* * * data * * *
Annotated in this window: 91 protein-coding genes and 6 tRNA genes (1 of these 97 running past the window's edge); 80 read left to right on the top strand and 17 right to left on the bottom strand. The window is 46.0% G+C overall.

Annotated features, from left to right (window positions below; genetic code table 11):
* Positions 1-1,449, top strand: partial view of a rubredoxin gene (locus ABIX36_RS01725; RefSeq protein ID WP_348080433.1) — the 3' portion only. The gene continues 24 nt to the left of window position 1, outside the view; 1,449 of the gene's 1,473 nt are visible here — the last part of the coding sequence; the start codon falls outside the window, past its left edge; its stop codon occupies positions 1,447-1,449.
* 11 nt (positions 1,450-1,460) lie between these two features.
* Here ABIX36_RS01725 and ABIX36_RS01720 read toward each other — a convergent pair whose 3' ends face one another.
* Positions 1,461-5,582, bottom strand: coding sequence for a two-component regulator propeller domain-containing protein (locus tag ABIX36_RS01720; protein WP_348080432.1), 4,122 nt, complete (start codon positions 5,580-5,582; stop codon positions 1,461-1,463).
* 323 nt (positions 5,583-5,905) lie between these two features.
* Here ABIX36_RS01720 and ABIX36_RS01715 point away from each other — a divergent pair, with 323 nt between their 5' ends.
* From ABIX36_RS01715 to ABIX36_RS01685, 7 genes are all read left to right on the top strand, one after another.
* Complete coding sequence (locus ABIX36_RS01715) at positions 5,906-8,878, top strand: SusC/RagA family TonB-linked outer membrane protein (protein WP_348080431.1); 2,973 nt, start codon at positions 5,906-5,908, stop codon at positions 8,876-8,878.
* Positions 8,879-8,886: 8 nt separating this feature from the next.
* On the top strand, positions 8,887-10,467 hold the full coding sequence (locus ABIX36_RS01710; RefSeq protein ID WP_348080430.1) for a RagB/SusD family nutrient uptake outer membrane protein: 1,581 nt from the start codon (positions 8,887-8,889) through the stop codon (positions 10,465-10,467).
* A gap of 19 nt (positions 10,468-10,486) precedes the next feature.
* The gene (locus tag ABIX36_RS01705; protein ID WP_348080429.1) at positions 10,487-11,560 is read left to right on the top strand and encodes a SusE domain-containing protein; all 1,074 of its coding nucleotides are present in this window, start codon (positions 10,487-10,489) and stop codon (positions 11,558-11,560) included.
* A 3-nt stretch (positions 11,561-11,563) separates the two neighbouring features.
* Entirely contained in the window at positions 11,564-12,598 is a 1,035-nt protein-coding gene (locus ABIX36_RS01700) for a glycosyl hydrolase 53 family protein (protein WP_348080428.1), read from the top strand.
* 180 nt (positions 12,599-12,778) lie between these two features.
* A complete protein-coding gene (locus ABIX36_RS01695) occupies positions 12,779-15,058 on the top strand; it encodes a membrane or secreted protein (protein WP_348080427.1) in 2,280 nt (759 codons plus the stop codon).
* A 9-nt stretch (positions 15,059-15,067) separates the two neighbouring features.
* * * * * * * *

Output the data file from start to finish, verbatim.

Annotated in this window: 91 protein-coding genes and 6 tRNA genes (1 of these 97 running past the window's edge); 80 read left to right on the top strand and 17 right to left on the bottom strand. The window is 46.0% G+C overall.

Annotated features, from left to right (window positions below; genetic code table 11):
* Positions 1-1,449, top strand: partial view of a rubredoxin gene (locus ABIX36_RS01725; RefSeq protein ID WP_348080433.1) — the 3' portion only. The gene continues 24 nt to the left of window position 1, outside the view; 1,449 of the gene's 1,473 nt are visible here — the last part of the coding sequence; the start codon falls outside the window, past its left edge; its stop codon occupies positions 1,447-1,449.
* 11 nt (positions 1,450-1,460) lie between these two features.
* Here ABIX36_RS01725 and ABIX36_RS01720 read toward each other — a convergent pair whose 3' ends face one another.
* Positions 1,461-5,582, bottom strand: coding sequence for a two-component regulator propeller domain-containing protein (locus tag ABIX36_RS01720; protein WP_348080432.1), 4,122 nt, complete (start codon positions 5,580-5,582; stop codon positions 1,461-1,463).
* 323 nt (positions 5,583-5,905) lie between these two features.
* Here ABIX36_RS01720 and ABIX36_RS01715 point away from each other — a divergent pair, with 323 nt between their 5' ends.
* From ABIX36_RS01715 to ABIX36_RS01685, 7 genes are all read left to right on the top strand, one after another.
* Complete coding sequence (locus ABIX36_RS01715) at positions 5,906-8,878, top strand: SusC/RagA family TonB-linked outer membrane protein (protein WP_348080431.1); 2,973 nt, start codon at positions 5,906-5,908, stop codon at positions 8,876-8,878.
* Positions 8,879-8,886: 8 nt separating this feature from the next.
* On the top strand, positions 8,887-10,467 hold the full coding sequence (locus ABIX36_RS01710; RefSeq protein ID WP_348080430.1) for a RagB/SusD family nutrient uptake outer membrane protein: 1,581 nt from the start codon (positions 8,887-8,889) through the stop codon (positions 10,465-10,467).
* A gap of 19 nt (positions 10,468-10,486) precedes the next feature.
* The gene (locus tag ABIX36_RS01705; protein ID WP_348080429.1) at positions 10,487-11,560 is read left to right on the top strand and encodes a SusE domain-containing protein; all 1,074 of its coding nucleotides are present in this window, start codon (positions 10,487-10,489) and stop codon (positions 11,558-11,560) included.
* A 3-nt stretch (positions 11,561-11,563) separates the two neighbouring features.
* Entirely contained in the window at positions 11,564-12,598 is a 1,035-nt protein-coding gene (locus ABIX36_RS01700) for a glycosyl hydrolase 53 family protein (protein WP_348080428.1), read from the top strand.
* 180 nt (positions 12,599-12,778) lie between these two features.
* A complete protein-coding gene (locus ABIX36_RS01695) occupies positions 12,779-15,058 on the top strand; it encodes a membrane or secreted protein (protein WP_348080427.1) in 2,280 nt (759 codons plus the stop codon).
* A 9-nt stretch (positions 15,059-15,067) separates the two neighbouring features.